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Canada: A Regional Geography David Rossiter, Western Washington University A Northern Silver Mine – F. Carmichael.

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Presentation on theme: "Canada: A Regional Geography David Rossiter, Western Washington University A Northern Silver Mine – F. Carmichael."— Presentation transcript:

1 Canada: A Regional Geography David Rossiter, Western Washington University A Northern Silver Mine – F. Carmichael

2 Five Themes Location –relative / absolute Place –human / physical Human-Environment interactions –adaptation, modification, dependence Movement Regions


4 Victoria Edmonton Regina Winnipeg Toronto Quebec Fredericton Halifax Charlottetown St. Johns Whitehorse Yellowknife Iqaluit Vancouver Calgary Saskatoon OttawaMontreal St. John

5 The Physical Base Geology Topography Soils Vegetation Climate Fundamental to understanding Canadas Human Geography

6 The Late Wisconsin Ice Age Last ice age in the territory of Canada Southern limit: Wisconsin Covered vast majority of Canadas territory Reached maximum extent 18,000 years ago Started to recede 15,000 years ago Last remnants in Rockies 7,000 years ago


8 Till and erratic – Peggys Cove, N.S.

9 Drumlin - Alberta

10 Esker - Manitoba

11 Glacial Lake – Jasper, AB


13 Great Lakes – St. Lawrence Lowlands - Quebec City to Windsor - Smallest physiographic region: < 2% of Canadas landmass Q W

14 Great Lakes – St. Lawrence Lowlands Geology: sedimentary rock (strata) and glacial deposits Flat, rolling topography Good soil Moderate climate, good growing season –humid and hot summer / cold winter Proximity to USA HEARTLAND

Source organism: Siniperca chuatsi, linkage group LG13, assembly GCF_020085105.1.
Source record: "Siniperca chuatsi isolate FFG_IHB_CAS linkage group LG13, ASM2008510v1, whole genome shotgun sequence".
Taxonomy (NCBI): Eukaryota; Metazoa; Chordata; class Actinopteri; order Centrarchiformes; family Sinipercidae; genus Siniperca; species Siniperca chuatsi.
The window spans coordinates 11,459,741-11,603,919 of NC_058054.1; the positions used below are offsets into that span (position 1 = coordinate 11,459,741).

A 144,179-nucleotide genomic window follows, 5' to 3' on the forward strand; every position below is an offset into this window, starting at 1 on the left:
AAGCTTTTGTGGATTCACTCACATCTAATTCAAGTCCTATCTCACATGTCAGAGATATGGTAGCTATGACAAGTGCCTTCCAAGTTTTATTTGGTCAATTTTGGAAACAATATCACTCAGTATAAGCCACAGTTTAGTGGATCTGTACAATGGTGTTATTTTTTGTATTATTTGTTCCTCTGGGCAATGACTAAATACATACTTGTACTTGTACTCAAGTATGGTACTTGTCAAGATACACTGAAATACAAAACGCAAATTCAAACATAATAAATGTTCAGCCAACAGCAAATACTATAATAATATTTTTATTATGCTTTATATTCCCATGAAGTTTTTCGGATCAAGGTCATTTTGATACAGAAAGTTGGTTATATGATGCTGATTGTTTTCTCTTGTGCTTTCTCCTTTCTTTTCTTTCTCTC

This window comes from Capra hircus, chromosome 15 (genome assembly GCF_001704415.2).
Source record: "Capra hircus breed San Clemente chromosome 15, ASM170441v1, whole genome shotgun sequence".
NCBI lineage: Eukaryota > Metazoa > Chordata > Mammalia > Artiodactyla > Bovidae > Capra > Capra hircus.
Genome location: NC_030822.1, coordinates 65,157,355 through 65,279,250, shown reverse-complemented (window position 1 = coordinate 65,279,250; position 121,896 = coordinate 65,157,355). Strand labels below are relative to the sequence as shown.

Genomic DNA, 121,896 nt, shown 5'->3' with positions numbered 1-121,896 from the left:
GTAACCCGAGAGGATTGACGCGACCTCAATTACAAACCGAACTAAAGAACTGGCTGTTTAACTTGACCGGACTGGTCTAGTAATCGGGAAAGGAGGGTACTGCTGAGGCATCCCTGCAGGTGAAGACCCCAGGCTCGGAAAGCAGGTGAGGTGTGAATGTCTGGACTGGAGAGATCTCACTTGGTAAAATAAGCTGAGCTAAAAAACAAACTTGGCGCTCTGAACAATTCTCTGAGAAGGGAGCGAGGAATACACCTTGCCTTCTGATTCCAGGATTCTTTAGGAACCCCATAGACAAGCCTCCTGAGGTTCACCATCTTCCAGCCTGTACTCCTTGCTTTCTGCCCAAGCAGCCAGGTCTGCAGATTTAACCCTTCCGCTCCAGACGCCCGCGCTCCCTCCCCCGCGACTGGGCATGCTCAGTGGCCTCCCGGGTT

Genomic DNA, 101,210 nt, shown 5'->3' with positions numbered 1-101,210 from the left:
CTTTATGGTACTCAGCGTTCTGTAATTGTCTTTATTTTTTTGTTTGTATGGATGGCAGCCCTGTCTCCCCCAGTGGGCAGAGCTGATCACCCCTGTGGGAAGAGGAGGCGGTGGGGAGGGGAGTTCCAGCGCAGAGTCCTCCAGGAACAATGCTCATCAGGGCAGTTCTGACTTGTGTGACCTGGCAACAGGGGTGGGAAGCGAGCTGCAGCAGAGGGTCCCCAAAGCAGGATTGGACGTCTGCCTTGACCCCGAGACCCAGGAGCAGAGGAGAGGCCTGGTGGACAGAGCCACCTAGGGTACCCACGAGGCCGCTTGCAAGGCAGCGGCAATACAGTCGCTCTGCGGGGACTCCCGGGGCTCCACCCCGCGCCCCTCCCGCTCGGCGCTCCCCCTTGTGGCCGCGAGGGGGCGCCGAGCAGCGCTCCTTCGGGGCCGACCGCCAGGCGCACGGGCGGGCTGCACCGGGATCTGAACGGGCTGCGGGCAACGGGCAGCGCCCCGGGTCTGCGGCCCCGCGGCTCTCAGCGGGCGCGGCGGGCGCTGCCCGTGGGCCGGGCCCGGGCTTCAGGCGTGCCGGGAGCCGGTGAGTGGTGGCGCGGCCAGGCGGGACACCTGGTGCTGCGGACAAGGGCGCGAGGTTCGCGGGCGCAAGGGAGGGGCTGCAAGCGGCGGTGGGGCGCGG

16 Appalachian Uplands

17 Northern section of Appalachian Mountians ~2% of Canadas land mass Rounded uplands and narrow river valleys Rocky, shallow soils Mixed forest Cool, maritime climate –short summer, wet winter

18 NFLD – North Coast

19 Canadian Shield

20 Largest region – ~50% of Canada Geological core of North America –Underlies other physiographic regions Precambrian rocks > 3 billion yrs old Widespread evidence of glaciation Shallow soils, exposed granite Mixed and Boreal forest Northern continental climate –hot, short summer / cold, long winter

21 Quebec – North Shore

22 Hudson Bay Lowlands

23 ~3.5% of the area of Canada Youngest phyisographic region in Canada Made up of muskeg (wet peatland) Interrupted by low ridges of sand and gravel Poorly drained due to level surface Northern climate – maritime influence –short, warm summer / long, cold winter

24 Muskeg – Hudson Bay Lowlands

25 Delta – James Bay Coast

26 Interior Plains

27 ~20% of Canadas landmass Geologic base of sedimentary rock Land shaped by glacial and hydrological processes – river valleys Slope east to west – Hudson Bay Wtshd Rich soils in south Oil and gas deposits Continental climate – moderate precip. –hot summer / cold winter

28 Wheat field outside Winnipeg

29 Near Lesser Slave Lake, Alberta

30 South Saskatchewan River

31 Arctic Lands